I am rather ashamed to admit that I no longer recall which conference this was, intent as I was on grabbing sweet cakes from the trays while worming my way into the company of Lancers in dress uniform, elegant ladies, "worthies" in bowlers, Fascist party officials in uniform, and, above all, in running about among the flowers beds and the woods.

Of all the participants that day I remember only one person: the lady of the house, duchess Rita Massari. I do not recall if Duke Francesco, who used to spend months hunting big game in Africa, was there too. Tall, slim, regally elegant, and in the full bloom of her dark beauty, the duchess stood out among the guests as she returned greetings and smiles with measured warmth.

Another four or five years were to pass before I saw her again. It was in the fine 18th century building next to the old palazzo, at her table, with my parents. In the meantime many things had happened: Duke Francesco had died; the duchess had turned to our father, who was a lawyer, with the problems of the succession and contacts with our family became more frequent and intimate.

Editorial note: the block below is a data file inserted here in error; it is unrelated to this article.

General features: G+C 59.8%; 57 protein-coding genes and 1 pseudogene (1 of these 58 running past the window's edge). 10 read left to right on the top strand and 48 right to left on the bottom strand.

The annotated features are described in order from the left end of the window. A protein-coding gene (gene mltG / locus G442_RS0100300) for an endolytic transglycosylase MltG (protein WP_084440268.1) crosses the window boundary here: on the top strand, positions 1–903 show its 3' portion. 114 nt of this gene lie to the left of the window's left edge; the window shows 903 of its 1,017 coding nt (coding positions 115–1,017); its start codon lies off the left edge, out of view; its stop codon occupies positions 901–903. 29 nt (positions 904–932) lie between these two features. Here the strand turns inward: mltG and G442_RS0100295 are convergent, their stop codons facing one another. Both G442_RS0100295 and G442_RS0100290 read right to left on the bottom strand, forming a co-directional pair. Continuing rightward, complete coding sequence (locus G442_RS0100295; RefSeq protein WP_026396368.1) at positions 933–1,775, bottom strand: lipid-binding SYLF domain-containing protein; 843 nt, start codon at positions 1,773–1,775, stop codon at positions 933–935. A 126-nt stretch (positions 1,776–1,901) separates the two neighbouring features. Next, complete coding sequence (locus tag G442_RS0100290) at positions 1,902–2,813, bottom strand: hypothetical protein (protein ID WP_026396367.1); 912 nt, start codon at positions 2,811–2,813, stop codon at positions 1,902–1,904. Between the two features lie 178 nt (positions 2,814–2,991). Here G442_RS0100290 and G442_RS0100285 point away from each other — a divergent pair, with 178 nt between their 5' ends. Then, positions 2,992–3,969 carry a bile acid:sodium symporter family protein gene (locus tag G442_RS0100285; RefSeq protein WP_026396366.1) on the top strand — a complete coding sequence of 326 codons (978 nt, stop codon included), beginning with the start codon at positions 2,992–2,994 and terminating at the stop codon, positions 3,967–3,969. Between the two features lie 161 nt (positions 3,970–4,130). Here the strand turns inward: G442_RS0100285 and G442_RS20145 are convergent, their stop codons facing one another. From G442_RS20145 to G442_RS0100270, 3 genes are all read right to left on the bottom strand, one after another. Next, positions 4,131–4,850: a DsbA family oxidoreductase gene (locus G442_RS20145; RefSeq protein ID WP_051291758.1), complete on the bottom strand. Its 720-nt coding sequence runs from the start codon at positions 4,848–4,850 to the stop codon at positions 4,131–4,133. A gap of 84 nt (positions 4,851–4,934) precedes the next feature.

The memory of that evening is one of the most vivid of my past. Those not excessively large rooms, with relatively low ceilings, were like gigantic treasure chests full of precious objects: rare carpets and tapestries, period furniture, antique paintings, Murano glass lamps and, everywhere, majolica ware, crystal goblets, little boxes and bric a brac alternated with photographs in silver frames.